Obviously, this could be done much more efficiently, by not recalculating the primeness of every even number, or every multiple of 3, 5, 7, etc for every single number... See the Sieve of Eratosthenes (see eliben's implementation above), or even the Sieve of Atkin if you're feeling particularly brave and/or crazy.

Caveat Emptor: I'm a python noob. Please don't take anything I say as gospel.

To my opinion it is always best to take the functional approach,

So I create a function first to find out if the number is prime or not then use it in loop or other place as necessary.

``````def isprime(n):
for x in range(2,n):
if n%x == 0:
return False
return True
``````

Then run a simple list comprehension or generator expression to get your list of prime,

``````[x for x in range(1,100) if isprime(x)]
``````

This seems homework-y, so I'll give a hint rather than a detailed explanation. Correct me if I've assumed wrong.

You're doing fine as far as bailing out when you see an even divisor.

But you're printing 'count' as soon as you see even one number that doesn't divide into it. 2, for instance, does not divide evenly into 9. But that doesn't make 9 a prime. You might want to keep going until you're sure no number in the range matches.

(as others have replied, a Sieve is a much more efficient way to go... just trying to help you understand why this specific code isn't doing what you want)

``````def oprime(n):
counter = 0
b = 1
if n == 1:
print 2
while counter < n-1:
b = b + 2
for a in range(2,b):
if b % a == 0:
break
else:
counter = counter + 1
if counter == n-1:
print b
``````

Another simple example, with a simple optimization of only considering odd numbers. Everything done with lazy streams (python generators).

Usage: primes = list(create_prime_iterator(1, 30))

``````import math
import itertools

def create_prime_iterator(rfrom, rto):
"""Create iterator of prime numbers in range [rfrom, rto]"""
prefix =  if rfrom < 3 and rto > 1 else [] # include 2 if it is in range separately as it is a "weird" case of even prime
odd_rfrom = 3 if rfrom < 3 else make_odd(rfrom) # make rfrom an odd number so that  we can skip all even nubers when searching for primes, also skip 1 as a non prime odd number.
odd_numbers = (num for num in xrange(odd_rfrom, rto + 1, 2))
prime_generator = (num for num in odd_numbers if not has_odd_divisor(num))
return itertools.chain(prefix, prime_generator)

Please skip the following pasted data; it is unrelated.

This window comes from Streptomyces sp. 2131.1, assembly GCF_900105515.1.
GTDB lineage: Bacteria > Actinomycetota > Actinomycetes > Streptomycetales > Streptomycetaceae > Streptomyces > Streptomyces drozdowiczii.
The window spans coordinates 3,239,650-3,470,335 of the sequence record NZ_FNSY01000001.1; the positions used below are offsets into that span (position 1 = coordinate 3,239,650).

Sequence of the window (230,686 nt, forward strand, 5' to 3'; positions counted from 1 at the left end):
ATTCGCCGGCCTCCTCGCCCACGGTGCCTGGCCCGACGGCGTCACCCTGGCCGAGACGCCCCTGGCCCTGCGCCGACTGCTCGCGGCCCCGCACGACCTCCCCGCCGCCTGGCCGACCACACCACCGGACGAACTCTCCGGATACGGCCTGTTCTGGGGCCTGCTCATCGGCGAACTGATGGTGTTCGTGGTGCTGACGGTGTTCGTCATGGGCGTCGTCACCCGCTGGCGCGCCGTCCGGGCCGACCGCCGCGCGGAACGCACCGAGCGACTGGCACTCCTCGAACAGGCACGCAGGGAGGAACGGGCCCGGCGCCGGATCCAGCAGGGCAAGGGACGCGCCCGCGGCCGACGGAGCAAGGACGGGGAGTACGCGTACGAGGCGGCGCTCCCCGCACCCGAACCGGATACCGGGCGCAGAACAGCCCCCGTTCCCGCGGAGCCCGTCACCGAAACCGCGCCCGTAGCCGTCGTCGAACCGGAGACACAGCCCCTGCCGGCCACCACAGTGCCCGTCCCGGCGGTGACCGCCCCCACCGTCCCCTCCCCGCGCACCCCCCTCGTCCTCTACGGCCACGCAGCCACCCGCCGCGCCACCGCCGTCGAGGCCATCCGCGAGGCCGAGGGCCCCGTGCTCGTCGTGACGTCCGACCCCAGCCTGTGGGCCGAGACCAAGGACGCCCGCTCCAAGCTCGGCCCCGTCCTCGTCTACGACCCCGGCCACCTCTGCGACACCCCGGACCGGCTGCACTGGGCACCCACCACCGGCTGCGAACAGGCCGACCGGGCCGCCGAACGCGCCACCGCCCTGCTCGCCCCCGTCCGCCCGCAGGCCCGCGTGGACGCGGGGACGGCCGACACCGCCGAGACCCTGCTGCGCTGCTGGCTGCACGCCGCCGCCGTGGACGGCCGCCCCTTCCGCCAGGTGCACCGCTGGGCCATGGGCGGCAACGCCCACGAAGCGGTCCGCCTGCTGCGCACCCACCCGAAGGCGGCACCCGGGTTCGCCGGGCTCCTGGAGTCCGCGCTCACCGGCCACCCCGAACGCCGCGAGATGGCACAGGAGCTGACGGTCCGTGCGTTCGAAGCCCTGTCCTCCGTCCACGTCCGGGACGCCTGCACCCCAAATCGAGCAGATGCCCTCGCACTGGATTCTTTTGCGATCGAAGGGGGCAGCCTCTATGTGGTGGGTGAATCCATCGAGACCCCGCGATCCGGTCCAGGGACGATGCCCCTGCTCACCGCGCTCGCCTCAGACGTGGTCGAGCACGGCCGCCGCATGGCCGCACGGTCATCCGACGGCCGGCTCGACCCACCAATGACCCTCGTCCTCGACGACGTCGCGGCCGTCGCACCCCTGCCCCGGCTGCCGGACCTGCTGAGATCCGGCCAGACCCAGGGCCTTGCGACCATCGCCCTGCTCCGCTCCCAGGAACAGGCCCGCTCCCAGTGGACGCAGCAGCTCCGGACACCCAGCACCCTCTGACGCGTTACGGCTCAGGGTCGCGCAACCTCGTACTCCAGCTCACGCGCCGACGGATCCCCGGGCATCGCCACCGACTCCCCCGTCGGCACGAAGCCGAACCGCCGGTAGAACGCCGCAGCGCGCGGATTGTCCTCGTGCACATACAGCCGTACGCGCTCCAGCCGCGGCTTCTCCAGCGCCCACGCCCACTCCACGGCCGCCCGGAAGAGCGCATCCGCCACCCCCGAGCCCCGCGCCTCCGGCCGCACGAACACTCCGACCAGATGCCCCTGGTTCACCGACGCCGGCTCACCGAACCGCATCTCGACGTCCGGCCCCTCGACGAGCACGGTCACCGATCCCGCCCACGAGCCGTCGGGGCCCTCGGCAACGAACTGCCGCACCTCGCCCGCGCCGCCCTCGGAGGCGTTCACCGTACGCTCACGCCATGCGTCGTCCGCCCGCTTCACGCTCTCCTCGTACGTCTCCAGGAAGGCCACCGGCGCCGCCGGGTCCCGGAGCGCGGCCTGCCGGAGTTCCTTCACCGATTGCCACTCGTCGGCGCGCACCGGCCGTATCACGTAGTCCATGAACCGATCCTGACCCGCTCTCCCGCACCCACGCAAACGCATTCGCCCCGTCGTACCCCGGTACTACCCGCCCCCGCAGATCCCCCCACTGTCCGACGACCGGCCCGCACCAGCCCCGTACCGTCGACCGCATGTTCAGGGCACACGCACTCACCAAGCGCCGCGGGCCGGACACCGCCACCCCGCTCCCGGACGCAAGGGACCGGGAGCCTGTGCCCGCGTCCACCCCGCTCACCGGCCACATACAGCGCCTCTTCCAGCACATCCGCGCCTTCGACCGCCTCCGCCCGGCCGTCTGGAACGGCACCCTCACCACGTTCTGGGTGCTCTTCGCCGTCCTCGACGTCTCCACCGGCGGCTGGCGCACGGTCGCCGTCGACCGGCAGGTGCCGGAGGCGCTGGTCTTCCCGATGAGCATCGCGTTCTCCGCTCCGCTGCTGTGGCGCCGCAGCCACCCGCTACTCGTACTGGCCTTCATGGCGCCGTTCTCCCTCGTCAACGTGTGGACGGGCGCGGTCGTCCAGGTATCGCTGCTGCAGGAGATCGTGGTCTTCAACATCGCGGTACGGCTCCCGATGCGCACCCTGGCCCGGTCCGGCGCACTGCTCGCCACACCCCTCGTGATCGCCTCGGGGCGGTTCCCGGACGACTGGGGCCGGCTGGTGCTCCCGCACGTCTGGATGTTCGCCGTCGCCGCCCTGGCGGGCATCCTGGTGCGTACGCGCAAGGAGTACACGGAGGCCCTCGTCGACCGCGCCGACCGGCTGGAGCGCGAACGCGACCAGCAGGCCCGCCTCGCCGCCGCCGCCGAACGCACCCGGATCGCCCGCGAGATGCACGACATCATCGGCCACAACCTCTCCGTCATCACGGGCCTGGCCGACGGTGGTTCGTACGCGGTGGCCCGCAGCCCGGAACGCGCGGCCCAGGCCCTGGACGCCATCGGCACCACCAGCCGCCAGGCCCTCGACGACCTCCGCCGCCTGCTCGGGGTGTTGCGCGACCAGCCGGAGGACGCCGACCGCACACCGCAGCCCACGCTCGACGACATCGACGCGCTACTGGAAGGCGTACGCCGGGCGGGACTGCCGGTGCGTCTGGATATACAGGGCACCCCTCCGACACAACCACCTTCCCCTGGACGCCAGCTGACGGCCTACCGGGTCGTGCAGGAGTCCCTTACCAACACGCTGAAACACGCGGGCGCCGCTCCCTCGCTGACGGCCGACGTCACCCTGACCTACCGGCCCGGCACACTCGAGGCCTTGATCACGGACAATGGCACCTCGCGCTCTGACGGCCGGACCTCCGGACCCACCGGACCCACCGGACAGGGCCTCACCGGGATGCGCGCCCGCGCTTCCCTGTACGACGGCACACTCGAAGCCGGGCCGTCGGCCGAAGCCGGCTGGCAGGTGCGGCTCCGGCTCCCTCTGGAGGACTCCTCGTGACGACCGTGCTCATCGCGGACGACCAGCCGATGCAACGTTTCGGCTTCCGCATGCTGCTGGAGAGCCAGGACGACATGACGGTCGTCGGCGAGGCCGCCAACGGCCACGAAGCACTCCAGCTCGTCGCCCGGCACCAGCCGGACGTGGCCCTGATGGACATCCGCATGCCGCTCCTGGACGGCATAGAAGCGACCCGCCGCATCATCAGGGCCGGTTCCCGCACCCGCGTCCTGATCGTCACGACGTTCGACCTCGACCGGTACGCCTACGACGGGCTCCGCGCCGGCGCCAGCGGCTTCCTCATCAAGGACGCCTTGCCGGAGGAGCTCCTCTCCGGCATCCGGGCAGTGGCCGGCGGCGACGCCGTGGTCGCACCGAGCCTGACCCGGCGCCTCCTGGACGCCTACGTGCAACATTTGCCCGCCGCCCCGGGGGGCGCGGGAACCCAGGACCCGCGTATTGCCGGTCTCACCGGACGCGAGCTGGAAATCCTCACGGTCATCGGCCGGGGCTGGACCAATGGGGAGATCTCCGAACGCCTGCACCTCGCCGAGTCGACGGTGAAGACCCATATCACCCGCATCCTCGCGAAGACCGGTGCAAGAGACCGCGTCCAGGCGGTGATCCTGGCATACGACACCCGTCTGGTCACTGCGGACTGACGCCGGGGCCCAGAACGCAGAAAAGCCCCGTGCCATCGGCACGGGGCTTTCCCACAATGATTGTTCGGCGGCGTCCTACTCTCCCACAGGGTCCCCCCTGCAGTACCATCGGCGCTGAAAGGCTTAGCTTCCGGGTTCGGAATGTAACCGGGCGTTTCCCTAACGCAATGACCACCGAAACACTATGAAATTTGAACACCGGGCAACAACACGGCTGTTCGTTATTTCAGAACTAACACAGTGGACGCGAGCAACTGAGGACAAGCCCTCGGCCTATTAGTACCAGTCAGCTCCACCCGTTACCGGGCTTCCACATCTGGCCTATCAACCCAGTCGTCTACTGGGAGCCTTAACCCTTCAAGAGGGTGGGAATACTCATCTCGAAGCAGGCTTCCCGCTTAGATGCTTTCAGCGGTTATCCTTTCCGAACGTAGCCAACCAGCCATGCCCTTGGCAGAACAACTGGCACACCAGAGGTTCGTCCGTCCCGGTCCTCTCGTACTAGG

def has_odd_divisor(num):
"""Test whether number is evenly divisable by odd divisor."""
maxDivisor = int(math.sqrt(num))
for divisor in xrange(3, maxDivisor + 1, 2):
if num % divisor == 0:
return True
return False

def make_odd(number):
"""Make number odd by adding one to it if it was even, otherwise return it unchanged"""
return number | 1
``````

Here is a numpy version of Sieve of Eratosthenes having both okay complexity (lower than sorting an array of length n) and vectorization.

``````import numpy as np
def generate_primes(n):
is_prime = np.ones(n+1,dtype=bool)
is_prime[0:2] = False
for i in range(int(n**0.5)+1):
if is_prime[i]:
is_prime[i*2::i]=False
return np.where(is_prime)
``````

Timings:

``````import time
for i in range(2,10):
timer =time.time()
generate_primes(10**i)
print('n = 10^',i,' time =', round(time.time()-timer,6))

>> n = 10^ 2  time = 5.6e-05
>> n = 10^ 3  time = 6.4e-05
>> n = 10^ 4  time = 0.000114
>> n = 10^ 5  time = 0.000593
>> n = 10^ 6  time = 0.00467
>> n = 10^ 7  time = 0.177758
>> n = 10^ 8  time = 1.701312
>> n = 10^ 9  time = 19.322478
``````
• The continue statement looks wrong.

• You want to start at 2 because 2 is the first prime number.

• You can write "while True:" to get an infinite loop.

You need to make sure that all possible divisors don't evenly divide the number you're checking. In this case you'll print the number you're checking any time just one of the possible divisors doesn't evenly divide the number.

Also you don't want to use a continue statement because a continue will just cause it to check the next possible divisor when you've already found out that the number is not a prime.

Here is what I have:

``````def is_prime(num):
if num < 2:         return False
elif num < 4:       return True
elif not num % 2:   return False
elif num < 9:       return True
elif not num % 3:   return False
else:
for n in range(5, int(math.sqrt(num) + 1), 6):
if not num % n:
return False
elif not num % (n + 2):
return False

return True
``````

It's pretty fast for large numbers, as it only checks against already prime numbers for divisors of a number.

Now if you want to generate a list of primes, you can do:

``````# primes up to 'max'
def primes_max(max):